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'Project Wildcat' to bring massive Amazon distribution center to Tucson

A planned Amazon warehouse on Tucson's Southeast Side could be as large as a million square feet, with hundreds of employees laboring for the online giant. Officials were tight-lipped, but sources confirmed that the project at the Port of Tucson is in the works.

Recent Amazon distribution warehouses around the country have ranged from 800,000 square feet and 1,000 employees to 1.5 million square feet and 2,000 employees.

Update, 5/16/18: Amazon confirms massive Tucson warehouse plans

The company, which has been criticized for its treatment of workers, has five distribution centers in Arizona: three in Phoenix, one in Goodyear and one in Tolleson. The company has about 7,000 warehouse workers in the state.

While economic development officials refused to comment on what sources said has been code-named "Project Wildcat," multiple sources confirmed on condition of anonymity that economic incentives have been discussed regarding the project, and that Pima County officials were reviewing documents. Sources said that contractors were already examining site plans for the enormous warehouse, and that it was being planned for the Internet retail behemoth.

The facility will be constructed at the Port of Tucson, a logistics center near Interstate 10 and South Kolb Road, sources said.

Port of Tucson, Pima County and other officials either did not immediately respond to requests for comment, or refused to do so.

"Pima County has no comment," spokesman Mark Evans said, declining to answer any questions.

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The county, the city of Tucson and the Sun Corridor regional economic development agency made a bid for Amazon's "HQ2" second headquarters last year, including the publicity stunt of offering to send a saguaro cactus to the company's main Seattle headquarters.

Despite that move, which garnered some national publicity as well as local mockery, Southern Arizona was one of 2018 potential sites that didn't make Amazon's short list of 20 to become the base for up to 50,000 high-paying headquarters jobs.

The company's request for proposals indicated that it was seeking a "significant population center" with a "highly educated labor pool" and "strong university system" for its second HQ.

Other Amazon jobs aren't so highly paid.

The company's labor practices were the subject of a lengthy expose by the Atlantic last month, "What Amazon Does to Poor Cities":

Workers say the warehouse jobs are grueling and high-stress, and that few people are able to stay in them long enough to reap the offered benefits, many of which don’t become available until people have been with the company a year or more. Some of the jobs Amazon creates are seasonal or temporary, thrusting workers into a precarious situation in which they don’t know how many hours they’ll work a week or what their schedule will be. Though the company does pay more than the minimum wage, and offers benefits like tuition reimbursement, health care, and stock options, the nature of the work obviates many of those benefits, workers say. ...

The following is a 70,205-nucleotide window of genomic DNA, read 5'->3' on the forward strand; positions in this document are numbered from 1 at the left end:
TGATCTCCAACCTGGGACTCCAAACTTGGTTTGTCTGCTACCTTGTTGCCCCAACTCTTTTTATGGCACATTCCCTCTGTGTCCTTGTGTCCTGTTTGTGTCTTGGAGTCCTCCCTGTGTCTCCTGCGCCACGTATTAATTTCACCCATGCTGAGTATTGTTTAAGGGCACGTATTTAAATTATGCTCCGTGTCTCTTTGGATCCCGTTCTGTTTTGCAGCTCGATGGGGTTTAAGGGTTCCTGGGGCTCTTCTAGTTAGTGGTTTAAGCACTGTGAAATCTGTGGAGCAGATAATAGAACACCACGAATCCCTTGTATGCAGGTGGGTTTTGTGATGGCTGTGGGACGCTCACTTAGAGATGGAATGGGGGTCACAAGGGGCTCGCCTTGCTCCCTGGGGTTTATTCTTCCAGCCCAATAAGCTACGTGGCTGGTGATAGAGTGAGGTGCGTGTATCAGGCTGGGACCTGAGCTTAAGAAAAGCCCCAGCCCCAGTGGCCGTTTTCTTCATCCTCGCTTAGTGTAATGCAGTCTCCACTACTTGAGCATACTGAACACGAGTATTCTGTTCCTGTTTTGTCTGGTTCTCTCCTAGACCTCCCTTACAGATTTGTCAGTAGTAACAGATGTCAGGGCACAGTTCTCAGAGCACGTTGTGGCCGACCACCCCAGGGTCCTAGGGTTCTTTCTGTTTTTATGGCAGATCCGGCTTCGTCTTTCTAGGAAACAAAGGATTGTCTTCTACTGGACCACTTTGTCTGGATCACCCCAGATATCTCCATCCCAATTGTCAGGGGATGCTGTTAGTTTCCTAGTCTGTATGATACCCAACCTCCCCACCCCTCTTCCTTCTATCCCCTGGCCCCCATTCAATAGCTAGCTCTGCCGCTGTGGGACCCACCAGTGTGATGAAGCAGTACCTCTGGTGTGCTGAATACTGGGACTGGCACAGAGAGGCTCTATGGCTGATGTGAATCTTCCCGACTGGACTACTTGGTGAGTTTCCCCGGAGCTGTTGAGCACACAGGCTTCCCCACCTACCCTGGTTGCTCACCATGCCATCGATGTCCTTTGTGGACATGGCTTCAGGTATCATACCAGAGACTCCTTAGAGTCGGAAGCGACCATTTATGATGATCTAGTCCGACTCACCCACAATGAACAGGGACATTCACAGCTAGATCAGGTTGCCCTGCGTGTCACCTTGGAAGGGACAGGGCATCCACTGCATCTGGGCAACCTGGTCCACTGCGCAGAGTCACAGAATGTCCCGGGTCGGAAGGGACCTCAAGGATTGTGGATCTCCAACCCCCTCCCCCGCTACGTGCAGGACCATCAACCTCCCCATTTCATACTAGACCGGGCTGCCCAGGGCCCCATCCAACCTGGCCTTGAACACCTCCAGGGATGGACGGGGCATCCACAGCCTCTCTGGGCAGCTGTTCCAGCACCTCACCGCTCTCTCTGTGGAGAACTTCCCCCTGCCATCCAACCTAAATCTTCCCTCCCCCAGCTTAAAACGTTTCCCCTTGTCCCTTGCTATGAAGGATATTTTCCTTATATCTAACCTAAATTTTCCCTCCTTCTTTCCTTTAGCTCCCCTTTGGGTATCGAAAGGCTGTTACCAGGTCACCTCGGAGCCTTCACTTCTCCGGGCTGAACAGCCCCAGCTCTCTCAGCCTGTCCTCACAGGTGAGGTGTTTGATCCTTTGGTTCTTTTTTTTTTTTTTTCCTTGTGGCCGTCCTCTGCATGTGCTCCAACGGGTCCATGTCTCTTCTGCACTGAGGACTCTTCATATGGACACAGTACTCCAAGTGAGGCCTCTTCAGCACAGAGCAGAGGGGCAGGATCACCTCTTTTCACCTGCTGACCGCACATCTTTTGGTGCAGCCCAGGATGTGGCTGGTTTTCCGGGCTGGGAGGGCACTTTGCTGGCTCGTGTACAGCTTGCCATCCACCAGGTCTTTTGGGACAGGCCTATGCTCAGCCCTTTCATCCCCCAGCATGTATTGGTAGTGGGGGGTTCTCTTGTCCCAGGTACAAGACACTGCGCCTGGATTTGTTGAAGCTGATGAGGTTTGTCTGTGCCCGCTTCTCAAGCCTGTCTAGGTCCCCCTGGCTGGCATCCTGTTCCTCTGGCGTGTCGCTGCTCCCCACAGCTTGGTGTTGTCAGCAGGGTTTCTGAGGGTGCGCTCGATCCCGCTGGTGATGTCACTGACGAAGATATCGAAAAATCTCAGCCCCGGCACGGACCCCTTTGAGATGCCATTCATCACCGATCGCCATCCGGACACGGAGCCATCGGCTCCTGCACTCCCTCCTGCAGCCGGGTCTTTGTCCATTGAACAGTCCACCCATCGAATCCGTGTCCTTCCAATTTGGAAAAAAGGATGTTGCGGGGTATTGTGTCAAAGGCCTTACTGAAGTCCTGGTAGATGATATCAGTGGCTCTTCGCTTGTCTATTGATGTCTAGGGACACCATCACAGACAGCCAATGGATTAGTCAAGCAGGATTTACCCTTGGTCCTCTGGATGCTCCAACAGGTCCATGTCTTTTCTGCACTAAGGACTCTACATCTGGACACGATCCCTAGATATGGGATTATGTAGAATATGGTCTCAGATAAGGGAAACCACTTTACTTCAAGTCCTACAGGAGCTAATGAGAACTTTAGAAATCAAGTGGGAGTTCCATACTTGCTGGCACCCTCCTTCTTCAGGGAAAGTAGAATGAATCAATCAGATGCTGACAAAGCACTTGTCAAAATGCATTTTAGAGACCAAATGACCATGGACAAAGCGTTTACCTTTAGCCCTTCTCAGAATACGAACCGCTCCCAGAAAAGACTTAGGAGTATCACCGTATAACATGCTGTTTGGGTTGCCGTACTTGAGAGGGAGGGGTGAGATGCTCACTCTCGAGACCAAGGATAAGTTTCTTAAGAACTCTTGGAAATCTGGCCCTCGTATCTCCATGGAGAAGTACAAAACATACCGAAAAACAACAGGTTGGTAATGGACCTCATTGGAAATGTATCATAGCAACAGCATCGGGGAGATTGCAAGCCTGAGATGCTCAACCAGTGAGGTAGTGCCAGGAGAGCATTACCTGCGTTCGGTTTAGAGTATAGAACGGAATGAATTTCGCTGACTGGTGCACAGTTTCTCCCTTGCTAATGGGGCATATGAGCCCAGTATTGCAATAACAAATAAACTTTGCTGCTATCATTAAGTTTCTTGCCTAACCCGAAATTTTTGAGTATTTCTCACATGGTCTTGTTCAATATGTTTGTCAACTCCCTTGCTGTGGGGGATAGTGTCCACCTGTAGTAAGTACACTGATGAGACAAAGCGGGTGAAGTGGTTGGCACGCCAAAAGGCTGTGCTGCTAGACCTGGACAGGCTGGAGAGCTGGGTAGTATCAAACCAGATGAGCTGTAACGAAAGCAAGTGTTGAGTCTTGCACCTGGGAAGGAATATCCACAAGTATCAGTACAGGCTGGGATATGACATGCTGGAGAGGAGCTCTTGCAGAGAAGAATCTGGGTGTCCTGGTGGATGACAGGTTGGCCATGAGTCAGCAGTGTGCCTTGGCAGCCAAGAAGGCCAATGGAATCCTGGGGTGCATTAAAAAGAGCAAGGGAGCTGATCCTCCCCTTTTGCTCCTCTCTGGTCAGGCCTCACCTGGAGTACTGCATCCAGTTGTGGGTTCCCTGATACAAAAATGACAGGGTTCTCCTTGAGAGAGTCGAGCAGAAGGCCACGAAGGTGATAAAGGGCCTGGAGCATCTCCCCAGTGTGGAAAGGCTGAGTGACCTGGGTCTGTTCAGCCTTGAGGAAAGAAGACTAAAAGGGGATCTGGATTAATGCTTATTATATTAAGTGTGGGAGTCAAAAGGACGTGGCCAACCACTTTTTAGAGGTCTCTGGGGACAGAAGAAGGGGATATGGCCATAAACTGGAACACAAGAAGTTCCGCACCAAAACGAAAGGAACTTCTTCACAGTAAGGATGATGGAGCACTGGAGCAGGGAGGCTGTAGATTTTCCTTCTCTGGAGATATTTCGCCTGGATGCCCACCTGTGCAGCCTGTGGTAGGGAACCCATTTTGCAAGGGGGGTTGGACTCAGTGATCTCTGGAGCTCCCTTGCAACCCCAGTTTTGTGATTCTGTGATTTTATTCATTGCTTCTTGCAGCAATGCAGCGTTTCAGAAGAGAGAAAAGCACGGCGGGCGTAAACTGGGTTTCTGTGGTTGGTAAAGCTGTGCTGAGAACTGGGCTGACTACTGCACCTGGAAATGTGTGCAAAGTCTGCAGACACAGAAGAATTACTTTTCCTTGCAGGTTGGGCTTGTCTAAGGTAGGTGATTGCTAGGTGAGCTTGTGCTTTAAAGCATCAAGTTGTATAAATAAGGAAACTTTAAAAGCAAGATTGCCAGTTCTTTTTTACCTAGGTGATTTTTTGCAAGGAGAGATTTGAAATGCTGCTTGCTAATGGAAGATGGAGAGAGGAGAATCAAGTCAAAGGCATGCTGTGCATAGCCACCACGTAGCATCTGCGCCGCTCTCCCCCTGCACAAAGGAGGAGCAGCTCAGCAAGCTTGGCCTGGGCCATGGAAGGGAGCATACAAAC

San Bernardino is just one of the many communities across the country grappling with the same question: Is any new job a good job? These places, often located in the outskirts of major cities, have lost retail and manufacturing jobs and, in many cases, are still recovering from the recession and desperate to attract economic activity. This often means battling each other to lure companies like Amazon, which is rapidly expanding its distribution centers across the country. But as the experience of San Bernardino shows, Amazon can exacerbate the economic problems that city leaders had hoped it would solve. The share of people living in poverty in San Bernardino was at 28.1 percent in 2016, the most recent year for which census data is available, compared to 23.4 in 2011, the year before Amazon arrived.  The median household income in 2016, at $38,456, is 4 percent lower than it was in 2011. This poverty near Amazon facilities is not just an inland California phenomenon—according to a report by the left-leaning group Policy Matters Ohio, one in 10 Amazon employees in Ohio are on food stamps. ...

As Amazon continues to grow at a rapid clip, more communities are in the same position as San Bernardino—desperate to attract new jobs, even ones that pale in comparison to past opportunities, in the absence of anything else. Although efforts to recruit new distribution centers garner less national attention than the race to attract Amazon’s HQ2— its second corporate headquarters, where the company is expected to add as many as 50,000 jobs—when added up, these other facilities create a large number of jobs. Amazon now has 342 facilities, including fulfillment centers, Prime hubs, and sortation centers, in the United States, up from 18 in 2007, according to MWPVL International, a supply-chain and logistics consulting firm. Amazon employed 180,000 people in the United States in 2016, and said last year that it planned to add more 100,000 full-time, full-benefit jobs by mid-2018. ...

At around $12 an hour, 40 hours a week, full-time jobs pay higher than many others in the region, and the benefits are also better than many other jobs in the industry. But workers are required to be on their feet all day, and receive scant time for bathroom breaks or lunch. They’re pressured to meet certain production goals and are penalized by getting “written up”—the first step in getting fired—for not meeting them, they say. They’re also allowed very little time off, and written up if they go over a certain amount of time off, these workers say, even if they get sick.

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An Amazon warehouse.